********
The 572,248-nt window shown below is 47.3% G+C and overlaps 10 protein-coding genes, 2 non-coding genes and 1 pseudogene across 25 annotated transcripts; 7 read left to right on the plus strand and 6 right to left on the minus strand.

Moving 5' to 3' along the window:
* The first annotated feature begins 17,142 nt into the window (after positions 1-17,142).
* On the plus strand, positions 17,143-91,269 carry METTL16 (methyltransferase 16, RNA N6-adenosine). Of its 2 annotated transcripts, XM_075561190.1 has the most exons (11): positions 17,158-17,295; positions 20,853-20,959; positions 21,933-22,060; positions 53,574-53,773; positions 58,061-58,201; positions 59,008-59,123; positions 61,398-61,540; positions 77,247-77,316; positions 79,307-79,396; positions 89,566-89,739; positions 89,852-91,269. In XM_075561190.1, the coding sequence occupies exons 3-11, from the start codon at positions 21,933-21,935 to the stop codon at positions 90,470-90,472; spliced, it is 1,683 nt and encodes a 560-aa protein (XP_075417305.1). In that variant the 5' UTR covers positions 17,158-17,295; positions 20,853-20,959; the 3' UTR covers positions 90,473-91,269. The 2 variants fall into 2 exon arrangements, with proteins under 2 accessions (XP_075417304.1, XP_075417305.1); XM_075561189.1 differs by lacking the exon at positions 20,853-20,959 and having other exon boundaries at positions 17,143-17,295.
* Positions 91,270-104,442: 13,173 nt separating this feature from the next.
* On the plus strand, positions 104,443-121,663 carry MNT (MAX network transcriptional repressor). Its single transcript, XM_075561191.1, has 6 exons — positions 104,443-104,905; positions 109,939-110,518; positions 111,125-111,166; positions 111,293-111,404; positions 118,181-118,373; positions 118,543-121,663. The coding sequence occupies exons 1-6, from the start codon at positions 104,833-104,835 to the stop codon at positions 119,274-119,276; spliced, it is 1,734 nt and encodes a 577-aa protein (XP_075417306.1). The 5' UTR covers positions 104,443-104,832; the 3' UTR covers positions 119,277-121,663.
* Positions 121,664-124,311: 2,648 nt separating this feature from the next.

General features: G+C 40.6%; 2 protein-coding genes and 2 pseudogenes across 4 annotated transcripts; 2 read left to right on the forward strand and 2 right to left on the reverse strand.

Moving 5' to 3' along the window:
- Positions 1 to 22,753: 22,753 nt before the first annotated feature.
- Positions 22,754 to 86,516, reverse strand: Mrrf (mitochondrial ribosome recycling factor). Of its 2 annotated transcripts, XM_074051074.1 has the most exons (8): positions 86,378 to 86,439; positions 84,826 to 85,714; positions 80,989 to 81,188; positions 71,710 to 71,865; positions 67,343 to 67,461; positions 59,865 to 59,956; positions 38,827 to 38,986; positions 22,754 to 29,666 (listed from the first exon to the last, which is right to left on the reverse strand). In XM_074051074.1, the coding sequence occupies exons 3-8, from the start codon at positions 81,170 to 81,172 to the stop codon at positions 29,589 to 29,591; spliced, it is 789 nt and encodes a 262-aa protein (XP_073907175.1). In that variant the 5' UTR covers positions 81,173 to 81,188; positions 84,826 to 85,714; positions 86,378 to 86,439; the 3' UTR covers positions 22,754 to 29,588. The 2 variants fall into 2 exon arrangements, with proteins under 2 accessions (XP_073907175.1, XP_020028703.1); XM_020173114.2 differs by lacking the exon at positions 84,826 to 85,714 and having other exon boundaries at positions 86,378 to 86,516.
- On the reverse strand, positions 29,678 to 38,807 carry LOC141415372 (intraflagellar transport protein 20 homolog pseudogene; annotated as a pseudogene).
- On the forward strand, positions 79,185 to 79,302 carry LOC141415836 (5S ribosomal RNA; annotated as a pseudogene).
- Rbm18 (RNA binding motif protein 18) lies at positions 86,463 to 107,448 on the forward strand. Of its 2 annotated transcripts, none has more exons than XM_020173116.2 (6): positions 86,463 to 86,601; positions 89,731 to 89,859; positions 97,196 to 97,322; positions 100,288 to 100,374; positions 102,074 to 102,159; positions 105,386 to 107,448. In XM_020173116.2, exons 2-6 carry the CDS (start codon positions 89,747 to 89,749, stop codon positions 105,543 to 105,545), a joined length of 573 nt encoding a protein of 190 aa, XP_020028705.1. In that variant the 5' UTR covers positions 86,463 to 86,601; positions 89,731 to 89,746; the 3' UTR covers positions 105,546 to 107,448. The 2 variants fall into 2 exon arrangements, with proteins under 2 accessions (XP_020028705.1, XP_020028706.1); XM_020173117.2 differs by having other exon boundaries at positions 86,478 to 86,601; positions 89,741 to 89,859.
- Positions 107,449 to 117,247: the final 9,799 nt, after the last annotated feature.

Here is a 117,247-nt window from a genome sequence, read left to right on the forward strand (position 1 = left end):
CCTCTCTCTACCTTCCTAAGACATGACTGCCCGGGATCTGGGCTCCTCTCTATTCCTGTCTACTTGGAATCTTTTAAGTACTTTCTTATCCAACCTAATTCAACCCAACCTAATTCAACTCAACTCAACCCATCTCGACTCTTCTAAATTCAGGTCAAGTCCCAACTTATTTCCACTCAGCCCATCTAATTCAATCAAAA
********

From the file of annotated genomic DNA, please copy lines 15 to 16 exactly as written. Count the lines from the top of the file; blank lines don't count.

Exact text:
- Positions 107,449 to 117,247: the final 9,799 nt, after the last annotated feature.

Here is a 117,247-nt window from a genome sequence, read left to right on the forward strand (position 1 = left end):